The effects of the relevant variables, pH, H2O2 dose, and Fe2O3 suspension concentration, were investigated over ranges compatible with a potential industrial application. The influence of a possible simultaneous conventional homogeneous Fenton reaction occurring in the solution phase was also evaluated, especially the possible influence of the chain reaction initiated by the soluble Fe3+ in the degradation of the chosen dye. The oxidation experiments were carried out as batch runs in a stirred 600 mL open cylindrical Pyrex reactor, with 500 mL of dye solution with a concentration 100 mg/L and a predetermined amount of suspended hematite powder at room temperature (25 ± 1ºC). The reactions were initiated by adding a calculated shot of 50%H2O2 solution to the pH-adjusted dye - hematite aqueous suspension. Samples were withdrawn at predetermined time intervals, filtered through a 0.45 µm cellulose ester membrane, and analyzed for absorbance, residual hydrogen peroxide and dissolved iron concentrations. The rate of discolouration of the dye solution was studied at different pH values and dosages of hematite and hydrogen peroxide. Additional sets of experiments were carried out to check for the possibility of a contribution from a homogeneous Fenton reaction, caused by the dissolution of iron from the hematite catalyst. In these trials, the same dye solution used in the discolouration experiments was kept in contact with the same hematite catalyst powder for 2 hours. The solution was then filtered through a 0.45 µm membrane and a calculated dose of H2O2 was added to the dye solution and left to react for 120 minutes. At the end of the reaction time, the pH was adjusted to pH = 8 and the solution was analyzed for residual H2O2, and its absorbance was measured.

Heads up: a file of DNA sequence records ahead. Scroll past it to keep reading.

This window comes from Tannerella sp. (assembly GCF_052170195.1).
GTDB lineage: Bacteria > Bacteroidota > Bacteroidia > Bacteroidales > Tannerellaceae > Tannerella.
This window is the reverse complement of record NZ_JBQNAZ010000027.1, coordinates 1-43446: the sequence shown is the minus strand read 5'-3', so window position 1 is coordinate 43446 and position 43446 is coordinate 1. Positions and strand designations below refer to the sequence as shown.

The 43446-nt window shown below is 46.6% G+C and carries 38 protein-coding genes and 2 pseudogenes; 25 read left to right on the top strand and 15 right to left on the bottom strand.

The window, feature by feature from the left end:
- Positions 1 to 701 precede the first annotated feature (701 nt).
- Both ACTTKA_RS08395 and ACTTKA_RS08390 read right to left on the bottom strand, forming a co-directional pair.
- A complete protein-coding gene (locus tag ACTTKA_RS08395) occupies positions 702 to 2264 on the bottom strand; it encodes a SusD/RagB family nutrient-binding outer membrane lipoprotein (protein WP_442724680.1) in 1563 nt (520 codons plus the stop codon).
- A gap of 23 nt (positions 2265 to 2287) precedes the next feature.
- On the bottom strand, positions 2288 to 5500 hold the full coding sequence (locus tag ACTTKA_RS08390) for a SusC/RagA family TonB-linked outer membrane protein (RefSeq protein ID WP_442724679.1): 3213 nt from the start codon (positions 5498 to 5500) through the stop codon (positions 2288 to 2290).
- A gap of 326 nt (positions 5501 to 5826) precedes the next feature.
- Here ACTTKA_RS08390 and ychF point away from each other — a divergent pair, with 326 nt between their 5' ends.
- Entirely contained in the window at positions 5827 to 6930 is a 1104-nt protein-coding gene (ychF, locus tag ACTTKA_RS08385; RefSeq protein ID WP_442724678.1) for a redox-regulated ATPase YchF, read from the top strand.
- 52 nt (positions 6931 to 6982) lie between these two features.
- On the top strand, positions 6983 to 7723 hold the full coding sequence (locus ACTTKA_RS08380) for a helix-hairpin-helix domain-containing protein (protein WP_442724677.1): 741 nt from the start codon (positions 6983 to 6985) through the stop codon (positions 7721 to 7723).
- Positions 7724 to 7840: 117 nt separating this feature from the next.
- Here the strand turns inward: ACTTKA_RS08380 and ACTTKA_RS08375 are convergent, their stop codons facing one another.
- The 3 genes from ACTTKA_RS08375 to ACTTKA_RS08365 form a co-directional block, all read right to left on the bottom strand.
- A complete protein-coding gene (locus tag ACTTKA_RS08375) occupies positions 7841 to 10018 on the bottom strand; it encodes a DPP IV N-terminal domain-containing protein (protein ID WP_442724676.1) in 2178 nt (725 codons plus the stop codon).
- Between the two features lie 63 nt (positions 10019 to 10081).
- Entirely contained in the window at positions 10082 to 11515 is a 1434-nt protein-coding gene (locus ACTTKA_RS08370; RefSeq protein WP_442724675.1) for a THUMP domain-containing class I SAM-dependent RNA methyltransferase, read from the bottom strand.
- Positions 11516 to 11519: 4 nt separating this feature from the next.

Analytical Methods

Colour removal was measured using a Shimadzu UV-mini 1240 spectrophotometer. UV–VIS spectra were recorded at 516 nm where the maximum absorbance was obtained. Residual hydrogen peroxide was determined by a colorimetric method based on the generation of peroxovanadium formed by the reaction of hydrogen peroxide with ammonium metavanadate (Oliveira et al., 2001), with maximum absorption at 446 nm. The COD determination was corrected for residual H2O2 accordingly. The presence of dissolved Fe was determined by colorimetry, by means of the reaction with ortho-phenanthroline (APHA, 2005) and confirmed by atomic absorption spectrometry (Shimadzu, model AA-7000).



Effects of Dosage of H2O2; Fe2O3 Suspension Concentration; pH; and Temperature

Figure 1 shows the effect of adding different H2O2 doses on the discolouration of dye solutions at pH = 3.5 and [hematite powder] = 20 g/L.



No significant colour removal was observed without H2O2, indicating that dye adsorption on the solid does not contribute to significant colour removal, but this does not mean that dye molecules do not adsorb on the catalyst surface. As the H2O2 dose was increased up to 800 mg/L, a corresponding gain in the discolouration rate was observed; this confirms the effect of free radical oxidation of the dye molecule, since H2O2 on its own is not sufficiently reactive for the oxidation of azo dyes.

The other significant parameter is the hematite suspension concentration; its effect on the discolouration rate at pH = 3.5 and dosage of H2O2 = 800 mg/L, is shown in Figure 2.